One month after New Stamp Duty replaced Old Stamp Duty in the UK and we in Scotland geared up for almost four months of that tax regime before it would change to Land and Buildings Transaction Tax (LBTT)…just when you thought it was safe to get your Stamp Duty calculator out…well, they’ve only gone and changed it all again! This month’s main story in the Scottish property market was undoubtedly the change to the proposed rates for Land and Buildings Transaction Tax (LBTT). However, there were other things going on in the Scottish property market as well. Here’s this month’s round up of the main news stories affecting the Scottish property market.
Land and Buildings Transaction Tax (LBTT) – Dramatic Turnaround
In short (and it’s difficult to keep it short)…for years property purchases in the UK were subject to Stamp Duty (SDLT). Then the Scottish Government got the power to change this in Scotland and so, as of 1 April 2015, any property purchase due for settlement is to be subject to Land and Buildings Transaction Tax (LBTT). The rates for this were announced late last year, subject to being finalised in the Budget at the beginning of this year. For a while, LBTT looked, for the vast majority of property buyers in Scotland, to be more affordable than SDLT. Then…
Perhaps not entirely coincidentally just a few months before a General Election, the UK government announced in early December that Stamp Duty (SDLT) rates were to change. This change took place literally overnight. It led to New Stamp Duty rates not only being more attractive than Old Stamp Duty rates (UK-wide), but also more attractive than the as-yet-not-finalised LBTT rates (Scotland-only).
Officially not as a direct result of this, the Scottish government then adjusted its own proposed rates of LBTT: once again, due to come into force on property purchase settlements on or after 1 April 2015. These rates are to be more attractive than New Stamp Duty (SDLT) for some property purchases and less attractive for others, depending on the value of the property.
For sure, this is very complicated if you are a property buyer or seller! If you’re a property buyer, how do you know whether you want to rush your purchase through and make sure that it settles before 1 April 2015 or whether you should take your time? You’re in luck, because we’ve written a detailed guide to the new LBTT rates and created a calculator on our website that allows you to see the difference between LBTT and New Stamp Duty rates depending on the property purchase price that you enter into it. For full details, see our guide at http://www.mov8realestate.com/2015/01/changes-lbtt-rates-april/ or see the calculator at http://www.mov8realestate.com/property-purchase-tax-calculator-for-scotland/ .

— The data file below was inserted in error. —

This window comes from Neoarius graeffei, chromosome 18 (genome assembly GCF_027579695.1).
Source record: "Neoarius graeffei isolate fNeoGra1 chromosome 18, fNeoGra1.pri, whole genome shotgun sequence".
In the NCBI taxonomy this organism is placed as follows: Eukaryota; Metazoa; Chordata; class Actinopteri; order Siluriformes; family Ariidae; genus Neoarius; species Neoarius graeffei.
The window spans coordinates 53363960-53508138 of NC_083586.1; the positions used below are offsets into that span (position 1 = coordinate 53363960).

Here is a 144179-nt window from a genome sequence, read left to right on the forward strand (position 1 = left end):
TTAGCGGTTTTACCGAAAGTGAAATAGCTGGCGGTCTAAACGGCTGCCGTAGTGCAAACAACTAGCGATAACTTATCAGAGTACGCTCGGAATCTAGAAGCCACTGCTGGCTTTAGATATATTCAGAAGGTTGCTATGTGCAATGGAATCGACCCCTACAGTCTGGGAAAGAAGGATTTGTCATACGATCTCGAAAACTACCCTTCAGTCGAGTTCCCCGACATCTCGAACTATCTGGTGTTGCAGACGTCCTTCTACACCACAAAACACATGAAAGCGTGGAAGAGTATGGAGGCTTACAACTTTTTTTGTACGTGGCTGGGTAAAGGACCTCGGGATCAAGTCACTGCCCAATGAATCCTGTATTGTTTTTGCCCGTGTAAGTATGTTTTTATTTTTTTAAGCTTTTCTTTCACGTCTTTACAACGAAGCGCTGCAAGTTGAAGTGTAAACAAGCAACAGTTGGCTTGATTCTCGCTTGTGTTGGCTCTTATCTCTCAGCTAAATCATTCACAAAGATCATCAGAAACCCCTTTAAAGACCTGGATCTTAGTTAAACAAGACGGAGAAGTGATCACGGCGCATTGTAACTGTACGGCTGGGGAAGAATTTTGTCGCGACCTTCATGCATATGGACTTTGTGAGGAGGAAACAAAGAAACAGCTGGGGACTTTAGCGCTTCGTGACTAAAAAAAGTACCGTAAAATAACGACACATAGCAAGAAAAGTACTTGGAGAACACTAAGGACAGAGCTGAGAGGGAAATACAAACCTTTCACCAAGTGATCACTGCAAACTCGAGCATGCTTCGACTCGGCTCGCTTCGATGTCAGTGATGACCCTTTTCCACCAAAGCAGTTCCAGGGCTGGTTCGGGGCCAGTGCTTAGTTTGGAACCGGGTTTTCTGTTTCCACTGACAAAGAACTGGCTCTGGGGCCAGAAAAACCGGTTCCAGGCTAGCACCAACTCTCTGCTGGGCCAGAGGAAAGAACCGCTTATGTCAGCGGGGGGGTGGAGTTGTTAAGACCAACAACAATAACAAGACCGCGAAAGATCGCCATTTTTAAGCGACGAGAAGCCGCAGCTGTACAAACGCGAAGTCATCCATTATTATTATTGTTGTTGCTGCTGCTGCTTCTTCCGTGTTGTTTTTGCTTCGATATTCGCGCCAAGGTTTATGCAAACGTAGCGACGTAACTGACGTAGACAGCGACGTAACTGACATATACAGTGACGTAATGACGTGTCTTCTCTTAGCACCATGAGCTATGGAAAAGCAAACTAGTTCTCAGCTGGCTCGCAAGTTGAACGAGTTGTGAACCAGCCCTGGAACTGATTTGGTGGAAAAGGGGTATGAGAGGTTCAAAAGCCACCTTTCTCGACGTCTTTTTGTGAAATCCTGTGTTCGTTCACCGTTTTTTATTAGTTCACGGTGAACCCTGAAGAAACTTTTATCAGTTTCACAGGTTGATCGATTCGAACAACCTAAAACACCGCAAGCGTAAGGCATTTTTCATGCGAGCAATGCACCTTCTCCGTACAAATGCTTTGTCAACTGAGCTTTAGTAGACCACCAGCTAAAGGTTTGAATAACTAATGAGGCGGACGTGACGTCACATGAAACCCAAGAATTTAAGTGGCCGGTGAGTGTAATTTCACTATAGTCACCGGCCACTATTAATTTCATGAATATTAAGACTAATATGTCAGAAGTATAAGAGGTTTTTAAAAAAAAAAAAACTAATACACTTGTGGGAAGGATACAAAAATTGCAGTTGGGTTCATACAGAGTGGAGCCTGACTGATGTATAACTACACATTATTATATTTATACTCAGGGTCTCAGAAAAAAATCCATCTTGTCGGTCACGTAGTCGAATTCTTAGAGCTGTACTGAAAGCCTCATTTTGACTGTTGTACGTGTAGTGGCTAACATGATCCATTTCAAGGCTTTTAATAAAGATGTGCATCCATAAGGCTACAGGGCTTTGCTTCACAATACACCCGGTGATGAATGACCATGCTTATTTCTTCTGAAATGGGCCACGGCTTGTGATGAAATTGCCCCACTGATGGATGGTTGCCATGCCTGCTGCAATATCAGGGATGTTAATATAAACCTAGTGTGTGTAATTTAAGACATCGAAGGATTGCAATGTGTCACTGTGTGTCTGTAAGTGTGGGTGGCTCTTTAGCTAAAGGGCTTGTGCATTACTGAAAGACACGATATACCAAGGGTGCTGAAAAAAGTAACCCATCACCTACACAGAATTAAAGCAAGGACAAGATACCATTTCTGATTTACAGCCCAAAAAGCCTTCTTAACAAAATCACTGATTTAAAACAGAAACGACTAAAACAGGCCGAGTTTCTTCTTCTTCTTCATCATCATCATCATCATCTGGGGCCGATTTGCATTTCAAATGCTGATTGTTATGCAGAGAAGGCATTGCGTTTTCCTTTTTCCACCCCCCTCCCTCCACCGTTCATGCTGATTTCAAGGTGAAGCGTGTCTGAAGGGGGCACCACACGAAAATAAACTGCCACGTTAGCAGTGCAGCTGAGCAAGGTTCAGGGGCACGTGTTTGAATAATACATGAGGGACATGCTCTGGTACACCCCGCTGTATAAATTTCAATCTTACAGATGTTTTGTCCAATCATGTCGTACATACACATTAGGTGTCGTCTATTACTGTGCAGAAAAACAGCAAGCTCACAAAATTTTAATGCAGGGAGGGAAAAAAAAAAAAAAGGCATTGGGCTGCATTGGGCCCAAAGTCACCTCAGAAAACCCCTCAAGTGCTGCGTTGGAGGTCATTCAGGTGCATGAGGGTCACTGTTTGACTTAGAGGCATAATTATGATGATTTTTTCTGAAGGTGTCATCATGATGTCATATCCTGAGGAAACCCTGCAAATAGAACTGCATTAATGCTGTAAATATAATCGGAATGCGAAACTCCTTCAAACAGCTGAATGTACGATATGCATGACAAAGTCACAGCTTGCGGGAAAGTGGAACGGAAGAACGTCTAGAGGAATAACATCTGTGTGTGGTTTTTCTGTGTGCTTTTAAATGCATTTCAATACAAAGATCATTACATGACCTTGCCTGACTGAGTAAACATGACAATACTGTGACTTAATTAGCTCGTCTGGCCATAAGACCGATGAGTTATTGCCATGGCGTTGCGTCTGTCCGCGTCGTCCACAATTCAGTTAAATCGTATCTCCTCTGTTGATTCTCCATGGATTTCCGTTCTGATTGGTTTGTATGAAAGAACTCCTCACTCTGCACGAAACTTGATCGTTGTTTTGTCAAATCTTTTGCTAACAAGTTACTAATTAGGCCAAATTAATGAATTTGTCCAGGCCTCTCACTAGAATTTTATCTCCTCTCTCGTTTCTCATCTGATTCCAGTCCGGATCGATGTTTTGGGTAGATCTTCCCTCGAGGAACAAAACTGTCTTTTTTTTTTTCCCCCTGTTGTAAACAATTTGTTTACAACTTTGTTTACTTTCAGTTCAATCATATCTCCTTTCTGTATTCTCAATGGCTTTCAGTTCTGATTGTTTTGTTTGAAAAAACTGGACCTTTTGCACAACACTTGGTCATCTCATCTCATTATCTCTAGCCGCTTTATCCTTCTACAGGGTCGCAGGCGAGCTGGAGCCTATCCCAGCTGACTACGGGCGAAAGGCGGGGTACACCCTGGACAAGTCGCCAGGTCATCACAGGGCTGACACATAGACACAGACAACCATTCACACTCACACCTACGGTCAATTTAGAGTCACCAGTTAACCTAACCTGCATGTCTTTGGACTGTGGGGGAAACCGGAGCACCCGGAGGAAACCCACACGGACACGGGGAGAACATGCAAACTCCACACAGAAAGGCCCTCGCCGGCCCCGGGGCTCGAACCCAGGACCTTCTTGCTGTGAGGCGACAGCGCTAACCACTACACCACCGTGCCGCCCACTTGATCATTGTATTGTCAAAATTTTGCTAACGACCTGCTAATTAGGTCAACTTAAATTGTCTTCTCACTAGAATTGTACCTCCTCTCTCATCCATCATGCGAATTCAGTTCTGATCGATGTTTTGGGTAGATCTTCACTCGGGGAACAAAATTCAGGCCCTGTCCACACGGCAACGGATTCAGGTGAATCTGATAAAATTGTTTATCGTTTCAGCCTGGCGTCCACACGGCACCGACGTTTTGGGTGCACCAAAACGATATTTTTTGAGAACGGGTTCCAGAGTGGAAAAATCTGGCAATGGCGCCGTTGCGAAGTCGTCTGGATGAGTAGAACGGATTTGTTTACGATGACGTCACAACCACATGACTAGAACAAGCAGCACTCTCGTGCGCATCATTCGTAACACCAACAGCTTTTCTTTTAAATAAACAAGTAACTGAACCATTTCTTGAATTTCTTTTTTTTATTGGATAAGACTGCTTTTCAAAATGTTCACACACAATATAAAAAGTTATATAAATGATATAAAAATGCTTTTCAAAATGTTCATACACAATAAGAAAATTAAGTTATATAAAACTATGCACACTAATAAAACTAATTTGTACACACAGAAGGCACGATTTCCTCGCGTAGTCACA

In more expensive areas like Edinburgh and Aberdeen, more properties will fall into the price bracket where LBTT will cost a buyer more than the new Stamp Duty rates that were introduced at the beginning of December 2014.
It should be noted however that, even in these more expensive areas, the vast majority of properties fall into a price bracket where LBTT for buyers in Scotland will be cheaper than the Stamp Duty rates that applied until 3 December 2014. And in fact, up to £333,000, buyers in Scotland will pay less purchase tax than purchasers in the rest of the UK.
There is no doubt, however, that for properties above £333,000 and particularly above £400,000, where LBTT is already £3,350 more than Stamp Duty, buyers will be rushing to settle on the purchase before 1 April 2015 and it is likely that there will be at least a temporary dip in the market immediately after 1 April 2015 as a result.
What should also be noted here is that, on that same £400,000 property, tax under the new LBTT rates will be £13,350. The tax payable under the Stamp Duty rates that applied until 3 December 2014 would have been 3% of £400,000, or £12,000. So, although the tax burden on that buyer than is higher than it was in November 2014, it’s not so significant that it should make a huge difference to the affordability of that property to a buyer who probably needs at least a £40,000 deposit to secure a good mortgage rate. In short, at the very least up to about £400,000, if you had enough money for a deposit and the purchase tax on a property before December 2014, you will still find it about as affordable from 1 April 2015.
At £500,000, the story is a bit different. Tax under the old Stamp Duty regime would have been £20,000. Under the new Stamp Duty rates, it is £15,000. Under LBTT from 1 April 2015 it will be £23,350. So there is a clear drop in affordability from the beginning of December 2014 to beginning of April 2015.
Much higher than £500,000 and the tax difference really begins to rack-up. At £800,000, LBTT will be £54,350. Under ‘old’ Stamp Duty that would have been ‘just’ £32,000. Under ‘new’ Stamp Duty, it’s £30,000. So, whilst unlikely to garner sympathy from most people, a buyer of a property at that level really needs to get their hands on a lot more cash than they did before, especially considering that in theory a 10% deposit for a mortgage on that property would be £80,000.